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  • The United Provinces, as in 1672, seemed to lie at the mercy of their enemies, and as in that eventful year, popular feeling broke down the opposition of the burgher oligarchies, and turned to William IV., prince of Orange, as the saviour of the state.
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  • In many Roman Catholic countries - in Spain, for example - it is usual for the faithful to spend much time in the churches in meditation on the "seven last words" of the Saviour; no carriages are driven through the streets; the bells and organs are silent; and in every possible way it is sought to deepen the impression of a profound and universal grief.
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  • It was about this time that she founded the order of St Saviour, or Bridgittines, of which the principal house, at Vadstena, was richly endowed by King Magnus II.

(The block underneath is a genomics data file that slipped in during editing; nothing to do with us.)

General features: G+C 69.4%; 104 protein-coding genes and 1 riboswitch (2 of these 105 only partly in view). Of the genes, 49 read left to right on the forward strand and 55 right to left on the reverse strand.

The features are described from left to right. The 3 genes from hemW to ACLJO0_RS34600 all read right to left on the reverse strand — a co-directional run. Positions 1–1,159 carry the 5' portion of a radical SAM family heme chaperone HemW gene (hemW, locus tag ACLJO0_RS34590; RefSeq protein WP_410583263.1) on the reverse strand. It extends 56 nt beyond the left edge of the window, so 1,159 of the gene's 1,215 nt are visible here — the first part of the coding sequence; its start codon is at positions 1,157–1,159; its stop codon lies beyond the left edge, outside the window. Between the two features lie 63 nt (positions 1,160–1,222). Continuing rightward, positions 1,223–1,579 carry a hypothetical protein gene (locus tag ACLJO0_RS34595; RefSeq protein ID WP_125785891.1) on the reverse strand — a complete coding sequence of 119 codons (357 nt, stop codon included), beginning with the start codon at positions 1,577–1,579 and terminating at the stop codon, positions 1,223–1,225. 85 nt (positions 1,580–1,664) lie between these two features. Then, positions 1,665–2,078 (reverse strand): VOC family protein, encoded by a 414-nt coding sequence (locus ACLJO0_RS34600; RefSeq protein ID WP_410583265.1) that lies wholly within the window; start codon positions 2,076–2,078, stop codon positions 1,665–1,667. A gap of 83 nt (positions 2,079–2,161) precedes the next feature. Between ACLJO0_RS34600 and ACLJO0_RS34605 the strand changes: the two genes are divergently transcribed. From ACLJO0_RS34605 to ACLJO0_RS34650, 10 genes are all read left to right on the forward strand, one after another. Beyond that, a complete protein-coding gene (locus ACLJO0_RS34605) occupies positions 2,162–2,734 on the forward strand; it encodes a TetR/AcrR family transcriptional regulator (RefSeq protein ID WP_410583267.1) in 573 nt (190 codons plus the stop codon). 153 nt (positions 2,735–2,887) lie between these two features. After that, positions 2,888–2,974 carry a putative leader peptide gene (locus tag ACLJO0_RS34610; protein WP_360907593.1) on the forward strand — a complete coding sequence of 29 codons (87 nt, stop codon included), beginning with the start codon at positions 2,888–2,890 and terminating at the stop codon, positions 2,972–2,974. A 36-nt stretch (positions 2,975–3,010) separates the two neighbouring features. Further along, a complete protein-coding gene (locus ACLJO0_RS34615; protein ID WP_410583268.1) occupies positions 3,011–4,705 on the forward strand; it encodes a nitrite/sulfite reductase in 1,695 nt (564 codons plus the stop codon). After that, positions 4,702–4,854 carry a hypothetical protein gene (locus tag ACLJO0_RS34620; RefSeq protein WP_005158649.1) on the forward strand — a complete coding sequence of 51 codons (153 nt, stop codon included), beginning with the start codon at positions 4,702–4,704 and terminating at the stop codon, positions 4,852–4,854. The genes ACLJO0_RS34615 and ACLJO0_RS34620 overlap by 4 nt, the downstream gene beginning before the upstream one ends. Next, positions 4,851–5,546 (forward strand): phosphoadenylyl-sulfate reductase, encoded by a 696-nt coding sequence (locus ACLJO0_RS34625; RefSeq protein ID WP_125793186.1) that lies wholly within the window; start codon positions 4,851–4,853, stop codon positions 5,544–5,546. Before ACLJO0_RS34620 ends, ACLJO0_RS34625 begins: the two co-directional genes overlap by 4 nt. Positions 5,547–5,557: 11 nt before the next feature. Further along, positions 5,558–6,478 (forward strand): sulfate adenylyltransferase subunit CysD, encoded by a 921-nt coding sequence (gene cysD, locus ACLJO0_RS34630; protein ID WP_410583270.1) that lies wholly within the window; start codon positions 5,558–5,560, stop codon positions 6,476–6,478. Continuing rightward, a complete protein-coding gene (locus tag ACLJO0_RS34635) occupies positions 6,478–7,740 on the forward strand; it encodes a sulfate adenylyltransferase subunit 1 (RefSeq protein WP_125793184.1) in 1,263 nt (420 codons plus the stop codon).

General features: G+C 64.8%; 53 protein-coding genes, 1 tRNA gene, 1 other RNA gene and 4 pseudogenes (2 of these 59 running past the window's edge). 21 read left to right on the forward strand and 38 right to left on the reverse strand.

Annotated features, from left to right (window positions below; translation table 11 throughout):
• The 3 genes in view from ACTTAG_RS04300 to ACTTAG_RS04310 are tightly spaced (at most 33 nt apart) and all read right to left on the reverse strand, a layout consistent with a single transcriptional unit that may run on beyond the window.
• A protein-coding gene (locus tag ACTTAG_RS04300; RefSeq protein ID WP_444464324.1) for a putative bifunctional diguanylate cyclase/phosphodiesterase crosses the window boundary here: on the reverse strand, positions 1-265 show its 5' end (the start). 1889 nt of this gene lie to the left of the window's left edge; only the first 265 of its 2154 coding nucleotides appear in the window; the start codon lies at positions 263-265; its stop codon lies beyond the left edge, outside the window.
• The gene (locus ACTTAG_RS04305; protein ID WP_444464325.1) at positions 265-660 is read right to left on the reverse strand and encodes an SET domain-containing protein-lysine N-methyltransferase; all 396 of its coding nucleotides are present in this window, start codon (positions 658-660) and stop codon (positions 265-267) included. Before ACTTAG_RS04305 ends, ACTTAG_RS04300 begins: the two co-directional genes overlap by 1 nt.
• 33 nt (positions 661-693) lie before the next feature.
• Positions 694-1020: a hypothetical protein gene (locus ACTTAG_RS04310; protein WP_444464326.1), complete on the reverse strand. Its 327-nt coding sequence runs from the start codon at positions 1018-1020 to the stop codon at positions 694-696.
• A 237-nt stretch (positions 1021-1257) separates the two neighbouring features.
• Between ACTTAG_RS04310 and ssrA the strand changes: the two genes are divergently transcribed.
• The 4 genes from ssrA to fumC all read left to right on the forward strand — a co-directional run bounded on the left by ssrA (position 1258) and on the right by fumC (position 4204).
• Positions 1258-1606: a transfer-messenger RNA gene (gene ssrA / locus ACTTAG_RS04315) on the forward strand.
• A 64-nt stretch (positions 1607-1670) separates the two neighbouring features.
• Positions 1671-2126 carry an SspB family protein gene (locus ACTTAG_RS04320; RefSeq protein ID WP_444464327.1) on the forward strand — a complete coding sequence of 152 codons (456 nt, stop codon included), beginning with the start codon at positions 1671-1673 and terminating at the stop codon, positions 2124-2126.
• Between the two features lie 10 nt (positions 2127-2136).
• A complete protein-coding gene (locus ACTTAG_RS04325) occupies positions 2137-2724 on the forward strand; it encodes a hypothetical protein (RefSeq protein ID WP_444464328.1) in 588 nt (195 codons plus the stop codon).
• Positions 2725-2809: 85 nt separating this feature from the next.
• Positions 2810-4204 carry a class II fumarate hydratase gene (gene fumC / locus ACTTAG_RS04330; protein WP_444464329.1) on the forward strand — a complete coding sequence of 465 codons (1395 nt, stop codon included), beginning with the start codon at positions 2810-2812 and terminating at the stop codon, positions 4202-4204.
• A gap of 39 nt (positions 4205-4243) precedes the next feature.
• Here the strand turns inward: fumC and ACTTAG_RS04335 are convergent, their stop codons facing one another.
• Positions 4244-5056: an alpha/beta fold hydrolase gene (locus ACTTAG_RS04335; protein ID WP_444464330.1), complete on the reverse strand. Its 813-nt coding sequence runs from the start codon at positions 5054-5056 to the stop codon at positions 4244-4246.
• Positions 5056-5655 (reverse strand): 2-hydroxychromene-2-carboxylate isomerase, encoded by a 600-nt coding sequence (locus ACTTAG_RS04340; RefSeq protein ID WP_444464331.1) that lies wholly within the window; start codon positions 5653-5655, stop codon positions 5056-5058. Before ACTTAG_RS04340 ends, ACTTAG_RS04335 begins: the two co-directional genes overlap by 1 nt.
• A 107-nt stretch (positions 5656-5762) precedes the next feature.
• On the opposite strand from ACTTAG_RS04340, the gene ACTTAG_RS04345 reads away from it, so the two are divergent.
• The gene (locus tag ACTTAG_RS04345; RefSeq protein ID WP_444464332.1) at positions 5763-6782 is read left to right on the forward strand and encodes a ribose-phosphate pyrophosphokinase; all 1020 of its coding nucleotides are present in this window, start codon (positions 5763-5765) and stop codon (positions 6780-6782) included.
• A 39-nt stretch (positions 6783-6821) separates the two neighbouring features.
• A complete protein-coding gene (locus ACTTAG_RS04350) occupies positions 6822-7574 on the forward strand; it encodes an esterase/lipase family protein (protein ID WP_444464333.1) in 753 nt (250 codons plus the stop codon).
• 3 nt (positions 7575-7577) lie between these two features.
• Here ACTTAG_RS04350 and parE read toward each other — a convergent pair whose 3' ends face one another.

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  • Rosas gradually concentrated all power in his own hands, and was hailed by the populace as a saviour of the state.
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  • In his attitude towards Arabi, the would-be saviour of Egypt, Abd-ul-Hamid showed less than his usual astuteness, and the resulting consolidation of England's hold over the country contributed still further to his estrangement from Turkey's old ally.
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  • Cyrus was hailed as the divinely appointed saviour, the anointed one of Yahweh.